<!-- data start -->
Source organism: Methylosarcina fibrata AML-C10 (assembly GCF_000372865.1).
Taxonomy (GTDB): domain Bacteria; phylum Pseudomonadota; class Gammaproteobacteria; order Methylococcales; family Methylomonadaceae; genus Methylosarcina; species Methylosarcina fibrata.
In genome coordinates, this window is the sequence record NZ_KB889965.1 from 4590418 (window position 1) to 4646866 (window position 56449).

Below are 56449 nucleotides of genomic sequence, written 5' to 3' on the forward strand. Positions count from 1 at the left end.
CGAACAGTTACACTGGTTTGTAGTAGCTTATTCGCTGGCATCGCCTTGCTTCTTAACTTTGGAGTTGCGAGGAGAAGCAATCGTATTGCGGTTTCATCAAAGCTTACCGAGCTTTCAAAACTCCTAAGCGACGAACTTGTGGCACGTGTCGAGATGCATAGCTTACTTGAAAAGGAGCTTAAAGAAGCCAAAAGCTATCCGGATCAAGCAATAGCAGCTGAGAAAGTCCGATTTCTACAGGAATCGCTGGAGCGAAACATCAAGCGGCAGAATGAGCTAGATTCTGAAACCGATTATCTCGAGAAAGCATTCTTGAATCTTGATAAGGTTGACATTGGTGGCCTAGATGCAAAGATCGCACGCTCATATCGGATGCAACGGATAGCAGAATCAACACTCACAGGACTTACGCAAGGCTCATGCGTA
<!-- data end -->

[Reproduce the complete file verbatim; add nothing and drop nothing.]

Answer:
Source organism: Methylosarcina fibrata AML-C10 (assembly GCF_000372865.1).
Taxonomy (GTDB): domain Bacteria; phylum Pseudomonadota; class Gammaproteobacteria; order Methylococcales; family Methylomonadaceae; genus Methylosarcina; species Methylosarcina fibrata.
In genome coordinates, this window is the sequence record NZ_KB889965.1 from 4590418 (window position 1) to 4646866 (window position 56449).

Below are 56449 nucleotides of genomic sequence, written 5' to 3' on the forward strand. Positions count from 1 at the left end.
CGAACAGTTACACTGGTTTGTAGTAGCTTATTCGCTGGCATCGCCTTGCTTCTTAACTTTGGAGTTGCGAGGAGAAGCAATCGTATTGCGGTTTCATCAAAGCTTACCGAGCTTTCAAAACTCCTAAGCGACGAACTTGTGGCACGTGTCGAGATGCATAGCTTACTTGAAAAGGAGCTTAAAGAAGCCAAAAGCTATCCGGATCAAGCAATAGCAGCTGAGAAAGTCCGATTTCTACAGGAATCGCTGGAGCGAAACATCAAGCGGCAGAATGAGCTAGATTCTGAAACCGATTATCTCGAGAAAGCATTCTTGAATCTTGATAAGGTTGACATTGGTGGCCTAGATGCAAAGATCGCACGCTCATATCGGATGCAACGGATAGCAGAATCAACACTCACAGGACTTACGCAAGGCTCATGCGTA